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With Serena Williams out, who do think will win the Australian Open?
By Amanda Rykoff
I've been staying up until the wee hours of the morning watching the Australian Open. Just ask anyone who follows me on Twitter. I am obsessed. But I had a tough time answering the question of who the favorite is on the women's side. Perhaps it's because the women's game is so unpredictable these days. We have a No. 1 player in Caroline Wozniacki who has yet to win a Grand Slam, and arguably the best player in the game -- Serena Williams -- coming off a health scare. At any time, a qualifier can knock off a seeded player. It's the nature of the game. But ultimately, it came down to three players: No. 2 seed and Wimbledon champion Petra Kvitova, No. 4 seed Maria Sharapova and No. 11 seed Kim Clijsters.
I was all set to write about Serena Williams as the favorite based not only on tennis ability (there's no question that Serena's ability is unparalleled if she's healthy) but also on the draw. But then Serena went out and played one of the worst matches of her career and lost to unseeded Ekaterina Makarova in the fourth round. With that, Sharapova now has one of the biggest obstacles in her draw out of the way (though a potential semifinal match against Kvitova still looms). Until her fourth-round three-setter against Sabine Lisicki, Sharapova had dropped just five games in this year's Aussie Open. She's looking strong and aggressive. She's won 26 break points, third overall in the women's field. Most importantly, she's kept her service game under control and minimized her double faults.
I could have easily written about why Clijsters and Kvitova could be considered the favorites as well. Clijsters is the defending champion and playing inspired tennis, fighting off four match points and a nasty ankle roll in her fourth-round, three-set thriller against Li Na. She also benefits from being on the Wozniacki side of the draw (sorry Caroline). Kvitova also presents a strong résumé. The 21-year-old Czech had a breakout 2011 season and continues to impress with her power game. No less an authority than Martina Navratilova believes Kvitova could be the next dominant player on the WTA tour. A win at Melbourne would build on her list of impressive accomplishments and would likely give Kvitova the No. 1 world ranking.
If Kvitova and Sharapova do meet in the semis (and I hope they do), I'll be watching. Even if the match is at 4 in the morning. I can't help myself.
By Adena Andrews
My celebration of the Giants going to the Super Bowl was halted this morning when I discovered what happened Down Under. My mouth was agape over my cereal when I discovered Serena Williams was out of the Aussie Open. That left me wondering, Why exactly should I pay attention to the tournament now?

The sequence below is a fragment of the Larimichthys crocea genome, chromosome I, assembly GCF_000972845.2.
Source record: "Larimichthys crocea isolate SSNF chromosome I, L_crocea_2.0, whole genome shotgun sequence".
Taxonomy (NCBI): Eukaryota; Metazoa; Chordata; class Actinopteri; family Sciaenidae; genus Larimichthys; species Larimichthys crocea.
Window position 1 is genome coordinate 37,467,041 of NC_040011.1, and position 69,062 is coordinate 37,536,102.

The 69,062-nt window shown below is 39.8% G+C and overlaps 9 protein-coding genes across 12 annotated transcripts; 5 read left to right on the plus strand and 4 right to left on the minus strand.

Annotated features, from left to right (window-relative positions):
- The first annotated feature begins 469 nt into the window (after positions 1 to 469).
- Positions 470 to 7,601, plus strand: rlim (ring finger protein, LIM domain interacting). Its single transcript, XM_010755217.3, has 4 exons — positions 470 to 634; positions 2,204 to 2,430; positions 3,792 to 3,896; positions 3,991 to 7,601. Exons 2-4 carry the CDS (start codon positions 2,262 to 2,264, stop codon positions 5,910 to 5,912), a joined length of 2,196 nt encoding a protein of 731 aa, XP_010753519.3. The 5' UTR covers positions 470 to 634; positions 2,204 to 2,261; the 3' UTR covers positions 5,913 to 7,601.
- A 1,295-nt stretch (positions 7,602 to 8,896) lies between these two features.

Let's face it, Williams is the most notable player in women's tennis. Whether you watch her to cheer her on or just to see if she has an in-game outburst, she is must-see television. Also, do you ever see Twitter light up for other players the way it does for Williams? I don't think so. The Aussie Open doesn't have the same draw for me now that Williams is gone.
Play will continue without her, but it will be a yawn-fest for me. If I must pick a favorite, I'd go with Maria Sharapova. Defending champion Kim Clijsters comes in a close second, but her nagging ankle injury could cause problems.
In the meantime, I'll be missing Williams' presence in Oz.
By Michelle Smith
As the tournament's No. 1 seed and the world's No. 1-ranked player, Caroline Wozniacki might be the obvious choice. Except that her increasingly impressive career does not yet include a Grand Slam title.
The 21-year-old from Denmark is playing as if she'd like to check that off the to-do list, after dispatching Jelena Jankovic 6-0, 7-5 in the fourth round on Sunday night.
But a big measuring-stick match comes next: last year's champion, Kim Clijsters, who is playing on a sprained ankle, in the quarterfinals.
With Serena Williams out -- and with Wozniacki having a bit of a chip on her shoulder from some in the game questioning her status as the No. 1 player -- the path looks as though it leads to Wozniacki's finally breaking through.
By Sarah Spain
I'm gonna make things interesting and go with a gut pick.
It's just a hunch, but I think the ankle injury that sidelined Maria Sharapova for a few months may end up helping her in Melbourne as she enters the home stretch of the tournament fresh and rested.
Of course, the road to the title won't be easy.
Serena Williams' unexpected loss in the fourth round certainly opens things up, but top-three seeds Caroline Wozniacki, Petra Kvitova and Victoria Azarenka are still alive, not to mention last year's winner, Kim Clijsters. Sharapova isn't the easy choice to win, but something tells me she'll end her four-year Grand Slam drought. Stranger things have happened Down Under.
By Jane McManus
Serena Williams. Wait, Williams was dispatched by Ekaterina Makarova in the fourth round.
What Williams' loss does is open the door a bit wider for Maria Sharapova, who is in her side of draw. And certainly you can't count out Kim Clijsters, a four-time champion in hard-court majors. She is the defending champ in Australia and has won three U.S. Open championships. The Belgian also has an ankle injury, which could shorten her longevity.
Sharapova has won two hard-court majors as well, one in New York and the other Down Under, but she hasn't won a Grand Slam since 2008. The event this year is an opportunity for a young player to make a name, but Clijsters is the sentimental favorite. She just doesn't get enough credit for the ground she breaks as a working mother. And for that, I like her chances.